We will be discussing:

Henry David Thoreau’s ‘Walking’ (1862):

Chapter 1 of Margaret Fuller’s Summer on the Lakes (1843):

Letter IX from de Crèvecœur's Letters from an American Farmer (1782):

Emily Bronte’s ‘The Butterfly’ (1842):

Introduction and Chapter 1 of Ralph Waldo Emerson’s ‘Nature’ (1836):

All are welcome! Please contact Bryony Aitchison ( for access to readings or any questions about getting involved. 

Please register your attendance via the Zoom link.


Monday 23 November 2020, 5.00pm: Beyond the Anglo-American Tradition: Essayisms Reading Group

This week we are grappling with the tradition of zuihitsu: a singular genre of Japanese literature (translated literally as “following the brush”), which “has no close European counterpart” but is usually termed “essay” or “miscellany” (Keene 1993). The genre provides an analogue for our attempts to classify the multivalent genre of the essay and its anglophone iterations so far since the zuihitsu similarly encompasses “everything from reportage and travelogue to poetry, literary criticism, biography, confession, journalism – and so on, almost ad infinitum” (Carter 2014). Drawing on The Columbia Anthology of Japanese Essays (ed. Steven D. Carter, 2014), we begin with Pillow Book by Sei Shōnagon, a tenth-century lady-in-waiting whose writings are oft-credited as being at the forefront of zuihitsu. We will also consider Ishiwara Masaakira’s self-reflexive reflections on the genre in Year by Year: A Miscellany (c.1804-05) and the “confessional” mode espoused by twentieth-century writer Mukōda Kuniko in Looking for Gloves (1976).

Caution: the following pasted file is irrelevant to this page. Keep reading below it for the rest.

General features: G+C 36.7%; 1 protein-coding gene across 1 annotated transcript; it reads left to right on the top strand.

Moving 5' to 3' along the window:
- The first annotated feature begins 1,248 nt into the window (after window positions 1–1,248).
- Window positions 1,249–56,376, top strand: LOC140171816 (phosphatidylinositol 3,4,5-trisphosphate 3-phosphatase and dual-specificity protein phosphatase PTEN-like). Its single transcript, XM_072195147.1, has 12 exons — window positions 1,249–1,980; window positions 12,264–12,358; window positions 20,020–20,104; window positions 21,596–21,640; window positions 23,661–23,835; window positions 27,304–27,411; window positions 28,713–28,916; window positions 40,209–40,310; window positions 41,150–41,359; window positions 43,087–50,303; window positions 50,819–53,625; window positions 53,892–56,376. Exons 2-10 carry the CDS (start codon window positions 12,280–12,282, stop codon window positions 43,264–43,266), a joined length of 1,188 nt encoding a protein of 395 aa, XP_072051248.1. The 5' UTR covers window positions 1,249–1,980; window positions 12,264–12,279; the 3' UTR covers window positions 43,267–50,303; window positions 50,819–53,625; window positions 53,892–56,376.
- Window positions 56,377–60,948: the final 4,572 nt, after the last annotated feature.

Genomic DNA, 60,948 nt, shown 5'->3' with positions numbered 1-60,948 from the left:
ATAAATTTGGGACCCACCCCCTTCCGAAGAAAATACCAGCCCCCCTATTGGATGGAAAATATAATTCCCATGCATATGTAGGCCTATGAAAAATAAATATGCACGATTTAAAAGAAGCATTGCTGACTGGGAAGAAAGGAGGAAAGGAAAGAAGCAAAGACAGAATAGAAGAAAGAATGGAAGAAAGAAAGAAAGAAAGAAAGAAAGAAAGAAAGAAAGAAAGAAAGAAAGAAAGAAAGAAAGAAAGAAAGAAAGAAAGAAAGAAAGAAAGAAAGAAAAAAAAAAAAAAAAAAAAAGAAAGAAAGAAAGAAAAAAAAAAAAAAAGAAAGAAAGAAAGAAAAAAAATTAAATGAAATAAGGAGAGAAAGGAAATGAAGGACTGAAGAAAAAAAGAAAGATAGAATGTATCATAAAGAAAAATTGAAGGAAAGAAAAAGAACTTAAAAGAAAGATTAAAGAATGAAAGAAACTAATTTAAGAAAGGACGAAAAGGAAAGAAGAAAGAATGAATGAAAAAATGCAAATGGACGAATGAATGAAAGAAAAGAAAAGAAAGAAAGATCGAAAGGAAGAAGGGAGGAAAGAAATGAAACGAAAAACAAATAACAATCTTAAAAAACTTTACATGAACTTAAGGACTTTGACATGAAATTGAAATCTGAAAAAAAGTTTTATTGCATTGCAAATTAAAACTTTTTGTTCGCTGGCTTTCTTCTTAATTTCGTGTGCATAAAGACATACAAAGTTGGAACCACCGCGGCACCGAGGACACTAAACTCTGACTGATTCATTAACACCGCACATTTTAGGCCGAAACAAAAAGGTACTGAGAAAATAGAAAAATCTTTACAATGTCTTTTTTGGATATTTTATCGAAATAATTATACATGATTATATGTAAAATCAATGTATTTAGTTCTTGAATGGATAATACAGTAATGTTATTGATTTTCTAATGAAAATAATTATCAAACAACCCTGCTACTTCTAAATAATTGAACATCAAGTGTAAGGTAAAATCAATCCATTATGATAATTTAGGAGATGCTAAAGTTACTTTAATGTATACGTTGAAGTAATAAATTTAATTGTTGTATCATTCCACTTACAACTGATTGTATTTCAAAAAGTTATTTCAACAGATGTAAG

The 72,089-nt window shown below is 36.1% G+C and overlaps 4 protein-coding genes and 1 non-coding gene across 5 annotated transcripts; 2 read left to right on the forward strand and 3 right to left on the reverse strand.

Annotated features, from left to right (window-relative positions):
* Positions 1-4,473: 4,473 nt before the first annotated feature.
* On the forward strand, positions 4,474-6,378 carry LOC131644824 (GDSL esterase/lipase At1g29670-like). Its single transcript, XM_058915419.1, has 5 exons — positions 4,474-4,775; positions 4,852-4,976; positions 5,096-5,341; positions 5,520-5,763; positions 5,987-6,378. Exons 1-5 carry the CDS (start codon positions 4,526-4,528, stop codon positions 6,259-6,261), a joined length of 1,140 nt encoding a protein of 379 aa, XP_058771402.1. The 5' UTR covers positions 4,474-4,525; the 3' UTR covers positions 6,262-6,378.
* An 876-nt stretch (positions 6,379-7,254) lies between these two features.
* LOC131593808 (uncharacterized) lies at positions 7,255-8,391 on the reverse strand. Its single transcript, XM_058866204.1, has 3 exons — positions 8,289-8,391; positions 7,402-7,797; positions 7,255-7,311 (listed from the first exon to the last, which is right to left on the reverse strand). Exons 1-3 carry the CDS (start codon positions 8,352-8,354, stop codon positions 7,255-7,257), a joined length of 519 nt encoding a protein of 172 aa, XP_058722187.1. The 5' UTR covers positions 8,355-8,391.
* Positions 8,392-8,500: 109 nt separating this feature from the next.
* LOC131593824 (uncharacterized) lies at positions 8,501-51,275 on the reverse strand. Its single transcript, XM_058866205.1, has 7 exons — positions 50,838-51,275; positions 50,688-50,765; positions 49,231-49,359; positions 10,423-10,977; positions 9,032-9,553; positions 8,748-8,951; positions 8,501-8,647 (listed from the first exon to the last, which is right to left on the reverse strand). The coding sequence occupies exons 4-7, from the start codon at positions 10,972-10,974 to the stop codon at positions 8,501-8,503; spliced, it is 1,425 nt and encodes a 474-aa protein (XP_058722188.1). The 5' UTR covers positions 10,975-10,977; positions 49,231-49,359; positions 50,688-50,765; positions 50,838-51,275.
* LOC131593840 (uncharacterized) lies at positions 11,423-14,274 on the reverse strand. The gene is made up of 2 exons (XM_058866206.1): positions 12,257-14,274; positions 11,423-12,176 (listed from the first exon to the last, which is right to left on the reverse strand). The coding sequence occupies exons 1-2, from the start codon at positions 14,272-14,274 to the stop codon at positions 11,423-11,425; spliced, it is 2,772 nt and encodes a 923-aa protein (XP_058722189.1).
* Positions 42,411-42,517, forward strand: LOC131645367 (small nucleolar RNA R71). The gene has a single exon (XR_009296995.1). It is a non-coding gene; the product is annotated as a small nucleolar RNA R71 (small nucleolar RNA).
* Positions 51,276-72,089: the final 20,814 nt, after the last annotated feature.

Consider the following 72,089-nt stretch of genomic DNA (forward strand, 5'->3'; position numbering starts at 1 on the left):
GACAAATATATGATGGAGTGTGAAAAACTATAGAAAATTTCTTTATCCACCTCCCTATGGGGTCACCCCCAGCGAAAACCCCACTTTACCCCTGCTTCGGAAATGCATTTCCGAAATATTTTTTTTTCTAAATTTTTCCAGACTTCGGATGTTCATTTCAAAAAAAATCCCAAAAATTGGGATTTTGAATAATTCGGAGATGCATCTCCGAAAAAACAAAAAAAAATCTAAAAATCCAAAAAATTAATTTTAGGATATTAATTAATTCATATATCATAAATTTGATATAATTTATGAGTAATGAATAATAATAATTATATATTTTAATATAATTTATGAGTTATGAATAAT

You can access the readings via this shared google folder. If you don’t have a York institutional email address, please request access via the folder. Any queries, contact Ella Barker

Please register your attendance via the Zoom link:

Location: Online via Zoom

Admission: All are welcome!


Previous Events:

Monday 26 October 2020: The Transatlantic Lecture Tour: Essayisms Reading Group

The second meeting of the Essayisms Reading Group.

Monday 12 October 2020: Black History Month: Essayisms Reading Group

The inaugural meeting of the Essayisms reading group which is marking Black History Month with a selection of essays by contemporary black American authors.